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gjones 03-26-2012 06:38 PM

Looking for landscaping ideas...
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Hello all! Spring has come very very early to Chicagoland and I am looking to do some work on the front landscape of the house. In the picture below, you can see that the shrubs are pretty much overgrown, the pine tree/shrub on the left end of the house is overgrown and will be removed, and there pretty much a clean slate to do what I want, within reason (money).

I am not partial to the shrubs in the front of the house, although I had considered using two of them for the ends of the house.

There are many more things I want to do with the landscape, but the front of the house is first. There are two window wells, one centered under the picture window at the front, and the other is close to center under the small window at the left of the front door.

The front walk will be removed at some point and replaced with a paver walk either going from the front steps to the sidewalk straight out from the steps, or a sweeping walk to the driveway.

I appreciate all ideas, and if anyone has pictures or drawings they can add I greatly appreciate it! Cost is a factor so please keep that in mind!



cibula11 03-26-2012 08:22 PM

Just know that if you pull what is already there and budget is an issue, you'll be waiting a good 3-5 years before you have anything that looks complete. Plants take time to grow.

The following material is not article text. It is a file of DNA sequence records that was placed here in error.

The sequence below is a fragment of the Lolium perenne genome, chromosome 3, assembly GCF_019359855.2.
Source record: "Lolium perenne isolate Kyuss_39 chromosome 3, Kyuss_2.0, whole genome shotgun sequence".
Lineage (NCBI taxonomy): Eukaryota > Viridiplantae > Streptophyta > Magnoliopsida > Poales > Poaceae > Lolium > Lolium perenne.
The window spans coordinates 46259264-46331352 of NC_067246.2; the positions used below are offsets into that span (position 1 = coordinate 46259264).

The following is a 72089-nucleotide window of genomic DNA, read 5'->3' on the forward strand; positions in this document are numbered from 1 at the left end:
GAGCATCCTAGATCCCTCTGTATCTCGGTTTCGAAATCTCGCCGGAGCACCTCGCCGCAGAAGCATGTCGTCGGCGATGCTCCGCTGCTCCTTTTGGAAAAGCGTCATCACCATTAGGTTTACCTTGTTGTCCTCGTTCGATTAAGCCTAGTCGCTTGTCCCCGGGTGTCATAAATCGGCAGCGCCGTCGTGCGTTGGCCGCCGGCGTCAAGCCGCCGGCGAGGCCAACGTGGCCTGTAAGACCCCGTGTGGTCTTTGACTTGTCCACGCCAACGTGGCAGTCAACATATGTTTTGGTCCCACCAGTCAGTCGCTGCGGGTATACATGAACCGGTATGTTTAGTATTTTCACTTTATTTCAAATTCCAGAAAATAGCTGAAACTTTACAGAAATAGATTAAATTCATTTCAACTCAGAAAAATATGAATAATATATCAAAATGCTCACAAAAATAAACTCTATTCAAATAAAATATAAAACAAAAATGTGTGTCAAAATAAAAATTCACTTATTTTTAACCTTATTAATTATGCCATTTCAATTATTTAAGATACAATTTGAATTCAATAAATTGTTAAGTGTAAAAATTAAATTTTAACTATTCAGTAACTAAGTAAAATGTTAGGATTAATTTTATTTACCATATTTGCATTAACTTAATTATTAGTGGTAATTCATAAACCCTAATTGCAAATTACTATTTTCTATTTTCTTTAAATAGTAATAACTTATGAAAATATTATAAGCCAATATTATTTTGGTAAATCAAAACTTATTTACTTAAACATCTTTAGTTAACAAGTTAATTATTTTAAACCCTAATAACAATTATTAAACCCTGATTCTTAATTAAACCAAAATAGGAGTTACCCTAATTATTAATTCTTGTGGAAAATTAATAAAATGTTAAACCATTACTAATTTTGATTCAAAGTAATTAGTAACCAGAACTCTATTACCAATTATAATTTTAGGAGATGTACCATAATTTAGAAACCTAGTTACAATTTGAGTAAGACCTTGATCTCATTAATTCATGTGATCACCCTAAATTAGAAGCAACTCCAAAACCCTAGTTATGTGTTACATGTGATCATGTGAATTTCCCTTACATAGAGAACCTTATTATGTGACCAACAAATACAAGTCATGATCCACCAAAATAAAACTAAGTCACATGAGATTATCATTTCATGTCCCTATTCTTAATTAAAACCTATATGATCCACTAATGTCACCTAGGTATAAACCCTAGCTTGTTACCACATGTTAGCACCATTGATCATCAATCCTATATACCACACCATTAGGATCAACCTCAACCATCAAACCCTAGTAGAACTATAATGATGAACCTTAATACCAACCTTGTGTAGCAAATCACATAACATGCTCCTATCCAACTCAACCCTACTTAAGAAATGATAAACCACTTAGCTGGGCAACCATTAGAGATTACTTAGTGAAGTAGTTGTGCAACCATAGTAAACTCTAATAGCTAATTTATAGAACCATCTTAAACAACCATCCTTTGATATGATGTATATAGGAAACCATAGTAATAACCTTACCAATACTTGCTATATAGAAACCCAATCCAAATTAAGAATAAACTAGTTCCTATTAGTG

gjones 03-26-2012 08:27 PM

I realize that. I'm not trying to do it for $100, but I'm not looking to spend $5k. I don't need anything elaborate, just something that fits the property.

cibula11 03-26-2012 08:40 PM

Do you want evergreen shurbs or deciduous? Does the front face the west? Boxwoods are nice if you like evergreens, and spireas are another option that flower and turn nice colors in the fall. What about ornamental grasses....something smaller and upright like a karl forester reed grass or small like a dwarf fountain grass?

gjones 03-26-2012 09:32 PM

I would like to keep evergreens in there so that there is some color in front of the house during the winter. I thought about some sort of fountain grass or something like that and somehow keeping some of the hostas that are currently there.

Ironlight 03-26-2012 10:13 PM

I'm a big believer in having shrubs along the foundation of the house...they soften the transition from the land to the structure, visually.